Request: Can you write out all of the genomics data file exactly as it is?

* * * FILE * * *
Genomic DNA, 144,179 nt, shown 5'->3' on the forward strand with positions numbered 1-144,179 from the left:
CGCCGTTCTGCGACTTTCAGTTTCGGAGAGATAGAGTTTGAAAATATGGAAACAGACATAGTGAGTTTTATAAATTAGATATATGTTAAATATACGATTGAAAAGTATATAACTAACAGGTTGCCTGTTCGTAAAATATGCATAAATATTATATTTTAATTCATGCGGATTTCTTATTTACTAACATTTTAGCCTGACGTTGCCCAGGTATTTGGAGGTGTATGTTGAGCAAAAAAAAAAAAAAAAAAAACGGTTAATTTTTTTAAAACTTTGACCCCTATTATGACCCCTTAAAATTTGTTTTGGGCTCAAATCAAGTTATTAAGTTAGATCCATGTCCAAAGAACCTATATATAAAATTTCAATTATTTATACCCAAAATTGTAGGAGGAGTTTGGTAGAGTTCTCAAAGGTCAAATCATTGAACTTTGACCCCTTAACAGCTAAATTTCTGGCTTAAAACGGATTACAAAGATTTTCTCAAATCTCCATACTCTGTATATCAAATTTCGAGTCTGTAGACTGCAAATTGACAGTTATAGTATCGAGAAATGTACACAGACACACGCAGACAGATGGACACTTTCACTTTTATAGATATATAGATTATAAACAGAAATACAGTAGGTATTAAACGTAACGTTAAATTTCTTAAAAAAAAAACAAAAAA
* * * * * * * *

Genomic DNA, 144,179 nt, shown 5'->3' on the forward strand with positions numbered 1-144,179 from the left:
CGCCGTTCTGCGACTTTCAGTTTCGGAGAGATAGAGTTTGAAAATATGGAAACAGACATAGTGAGTTTTATAAATTAGATATATGTTAAATATACGATTGAAAAGTATATAACTAACAGGTTGCCTGTTCGTAAAATATGCATAAATATTATATTTTAATTCATGCGGATTTCTTATTTACTAACATTTTAGCCTGACGTTGCCCAGGTATTTGGAGGTGTATGTTGAGCAAAAAAAAAAAAAAAAAAAACGGTTAATTTTTTTAAAACTTTGACCCCTATTATGACCCCTTAAAATTTGTTTTGGGCTCAAATCAAGTTATTAAGTTAGATCCATGTCCAAAGAACCTATATATAAAATTTCAATTATTTATACCCAAAATTGTAGGAGGAGTTTGGTAGAGTTCTCAAAGGTCAAATCATTGAACTTTGACCCCTTAACAGCTAAATTTCTGGCTTAAAACGGATTACAAAGATTTTCTCAAATCTCCATACTCTGTATATCAAATTTCGAGTCTGTAGACTGCAAATTGACAGTTATAGTATCGAGAAATGTACACAGACACACGCAGACAGATGGACACTTTCACTTTTATAGATATATAGATTATAAACAGAAATACAGTAGGTATTAAACGTAACGTTAAATTTCTTAAAAAAAAAACAAAAAA